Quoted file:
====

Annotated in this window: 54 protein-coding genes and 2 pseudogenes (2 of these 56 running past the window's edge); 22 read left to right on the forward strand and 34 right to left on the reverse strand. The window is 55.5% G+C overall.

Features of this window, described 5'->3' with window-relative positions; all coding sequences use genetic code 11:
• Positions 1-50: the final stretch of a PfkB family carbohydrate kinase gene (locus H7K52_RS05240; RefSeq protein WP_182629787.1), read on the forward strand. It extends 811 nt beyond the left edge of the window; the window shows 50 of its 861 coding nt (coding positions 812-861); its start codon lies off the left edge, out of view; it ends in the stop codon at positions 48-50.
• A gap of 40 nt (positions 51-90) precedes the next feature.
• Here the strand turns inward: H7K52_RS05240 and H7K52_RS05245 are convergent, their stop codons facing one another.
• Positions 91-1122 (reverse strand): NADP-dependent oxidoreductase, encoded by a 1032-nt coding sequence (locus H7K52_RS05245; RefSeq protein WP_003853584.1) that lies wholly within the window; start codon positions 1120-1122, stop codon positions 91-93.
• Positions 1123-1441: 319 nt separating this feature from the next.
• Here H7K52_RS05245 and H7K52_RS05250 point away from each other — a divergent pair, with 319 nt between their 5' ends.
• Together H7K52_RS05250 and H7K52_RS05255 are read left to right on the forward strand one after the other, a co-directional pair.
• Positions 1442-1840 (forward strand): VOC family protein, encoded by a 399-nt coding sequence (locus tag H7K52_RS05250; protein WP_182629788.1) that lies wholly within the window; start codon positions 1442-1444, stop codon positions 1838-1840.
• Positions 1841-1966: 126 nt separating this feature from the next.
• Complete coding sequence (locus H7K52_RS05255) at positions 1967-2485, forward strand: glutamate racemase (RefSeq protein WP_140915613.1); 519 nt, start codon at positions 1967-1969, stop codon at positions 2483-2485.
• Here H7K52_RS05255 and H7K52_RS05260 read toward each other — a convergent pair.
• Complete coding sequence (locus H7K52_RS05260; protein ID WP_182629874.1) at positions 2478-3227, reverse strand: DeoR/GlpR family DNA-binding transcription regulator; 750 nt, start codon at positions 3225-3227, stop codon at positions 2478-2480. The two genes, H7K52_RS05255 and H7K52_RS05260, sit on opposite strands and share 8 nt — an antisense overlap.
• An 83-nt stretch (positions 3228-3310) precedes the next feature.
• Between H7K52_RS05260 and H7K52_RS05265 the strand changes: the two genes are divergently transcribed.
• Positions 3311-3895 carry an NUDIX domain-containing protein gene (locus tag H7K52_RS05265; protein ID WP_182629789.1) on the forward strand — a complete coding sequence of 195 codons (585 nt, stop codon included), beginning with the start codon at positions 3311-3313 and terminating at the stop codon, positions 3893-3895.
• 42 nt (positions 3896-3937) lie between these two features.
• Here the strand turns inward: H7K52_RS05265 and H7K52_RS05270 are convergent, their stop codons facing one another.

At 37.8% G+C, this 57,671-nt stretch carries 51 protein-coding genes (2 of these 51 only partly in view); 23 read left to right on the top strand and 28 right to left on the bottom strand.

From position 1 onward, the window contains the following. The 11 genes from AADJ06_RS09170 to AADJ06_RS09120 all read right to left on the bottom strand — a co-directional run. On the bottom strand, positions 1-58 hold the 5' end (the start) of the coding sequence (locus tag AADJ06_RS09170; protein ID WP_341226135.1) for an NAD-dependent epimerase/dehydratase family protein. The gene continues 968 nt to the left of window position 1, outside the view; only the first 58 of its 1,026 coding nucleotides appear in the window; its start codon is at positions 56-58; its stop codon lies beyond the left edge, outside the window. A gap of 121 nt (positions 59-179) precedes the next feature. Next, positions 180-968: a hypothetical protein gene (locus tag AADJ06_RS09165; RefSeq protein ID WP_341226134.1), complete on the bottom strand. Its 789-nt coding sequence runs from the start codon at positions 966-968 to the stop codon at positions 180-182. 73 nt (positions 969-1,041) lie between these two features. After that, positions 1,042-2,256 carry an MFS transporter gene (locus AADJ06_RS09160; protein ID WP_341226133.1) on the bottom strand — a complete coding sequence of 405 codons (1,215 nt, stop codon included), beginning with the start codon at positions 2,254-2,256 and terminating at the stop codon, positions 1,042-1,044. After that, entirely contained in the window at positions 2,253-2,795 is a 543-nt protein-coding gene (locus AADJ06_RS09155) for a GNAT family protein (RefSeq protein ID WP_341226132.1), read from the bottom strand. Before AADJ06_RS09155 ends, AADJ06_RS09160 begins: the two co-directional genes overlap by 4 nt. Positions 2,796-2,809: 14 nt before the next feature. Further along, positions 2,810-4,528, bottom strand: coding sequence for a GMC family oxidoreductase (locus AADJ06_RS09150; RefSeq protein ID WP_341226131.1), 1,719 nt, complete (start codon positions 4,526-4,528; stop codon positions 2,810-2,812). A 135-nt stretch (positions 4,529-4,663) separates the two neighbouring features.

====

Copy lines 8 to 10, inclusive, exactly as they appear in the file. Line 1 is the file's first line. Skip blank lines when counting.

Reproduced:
• Here H7K52_RS05245 and H7K52_RS05250 point away from each other — a divergent pair, with 319 nt between their 5' ends.
• Together H7K52_RS05250 and H7K52_RS05255 are read left to right on the forward strand one after the other, a co-directional pair.
• Positions 1442-1840 (forward strand): VOC family protein, encoded by a 399-nt coding sequence (locus tag H7K52_RS05250; protein WP_182629788.1) that lies wholly within the window; start codon positions 1442-1444, stop codon positions 1838-1840.